Guest Column

Eat, bray, love

2014-05-16 13:42

Susan Erasmus

Let’s face it: in a country as fractured as ours, animals, especially donkeys, are far down the list of priorities of donors. I know, because I worked in the world of educational fundraising for many years.

It’s difficult enough to walk into any corporate environment to ask for funding for extra maths classes for township kids, or money for Aids orphanages. Especially if you’re dealing with people who listen to these requests all day. Let’s face it, asking for money for anything is difficult. Remember what it was like trying to ask your parents for a loan? Multiply that by 50 and you have the life of a fundraiser. Any fundraiser.

The hell of fundraising

In my book, fundraising must be a job a fraction worse than only tele-canvassing/cold calling. And selling houses.

Now here’s a challenge: you try and be the person who walks in asking for money for a herd of 20 mostly elderly and formerly abused donkeys, and expect to be taken seriously.
I have been privileged to watch people do just this – and make it work. I stand in awe, because I could not do it.

Back to the 350 smartly dressed people. This was a fundraising dinner at Kelvin Grove – an event that started off in the planning stages as a tea party for donkey adopters who live in Cape Town (Read more about the Donkey Sanctuary). I initially thought of suggesting a pub quiz or some such event in the early planning stages, but before we knew it, it had morphed into this Gala Fundraising event with dinner, wine, David Kramer (the patron of the Sanctuary), and lots of stuff about donkeys.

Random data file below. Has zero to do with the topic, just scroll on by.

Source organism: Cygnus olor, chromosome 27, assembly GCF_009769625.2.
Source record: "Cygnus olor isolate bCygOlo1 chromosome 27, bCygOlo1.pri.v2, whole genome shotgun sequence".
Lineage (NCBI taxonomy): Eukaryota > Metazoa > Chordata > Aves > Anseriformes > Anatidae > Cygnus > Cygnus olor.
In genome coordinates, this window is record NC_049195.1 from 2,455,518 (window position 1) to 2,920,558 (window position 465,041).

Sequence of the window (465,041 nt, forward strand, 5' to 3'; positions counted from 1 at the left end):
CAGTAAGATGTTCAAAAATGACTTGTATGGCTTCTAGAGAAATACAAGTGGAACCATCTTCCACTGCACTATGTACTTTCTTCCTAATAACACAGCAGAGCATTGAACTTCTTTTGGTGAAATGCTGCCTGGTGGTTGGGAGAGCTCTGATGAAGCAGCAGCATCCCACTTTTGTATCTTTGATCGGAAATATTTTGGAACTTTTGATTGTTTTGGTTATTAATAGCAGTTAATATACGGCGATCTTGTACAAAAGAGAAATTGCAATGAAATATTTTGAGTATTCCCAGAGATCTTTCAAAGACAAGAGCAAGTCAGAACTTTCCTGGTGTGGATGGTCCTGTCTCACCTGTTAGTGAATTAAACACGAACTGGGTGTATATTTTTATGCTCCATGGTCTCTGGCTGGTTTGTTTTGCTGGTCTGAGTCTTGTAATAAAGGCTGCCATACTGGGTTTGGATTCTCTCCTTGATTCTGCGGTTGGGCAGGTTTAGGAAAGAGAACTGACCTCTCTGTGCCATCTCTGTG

Celebrating a new home

It was an evening of celebration: celebration of the new home that has been found for the donkeys in McGregor; celebration of the unassuming and modest people who run the Sanctuary; celebration of the humility and kindness these donkeys give to humans; and celebration of the people who give generously to charitable causes when they could be spending the money on themselves.

And above all, a celebration of the fact that these donkeys, by means of the extensive outreach and educational programmes, have it in them to promote a culture of caring to people and kids alike. Despite what was done to them. Therein lies the real challenge for us as South Africans and as humans: not to pass on what was done to us, but to follow the example of these wonderful, patient creatures. You can make that happen in your life and in the lives of those around you.

These 20 donkeys show us that things can be turned around and that life can become good again, whatever has happened to you. This evening was, in the end, about so much more than donkeys.

And I suppose that’s in the end the only thing that really matters. To love and be loved, and to extend that love and respect to others, whether human or animal. Or in short, as one of the organisers said: Eat, bray, love.

* Visit the Sanctuary’s Facebook page

-  Susan Erasmus is a freelance writer.

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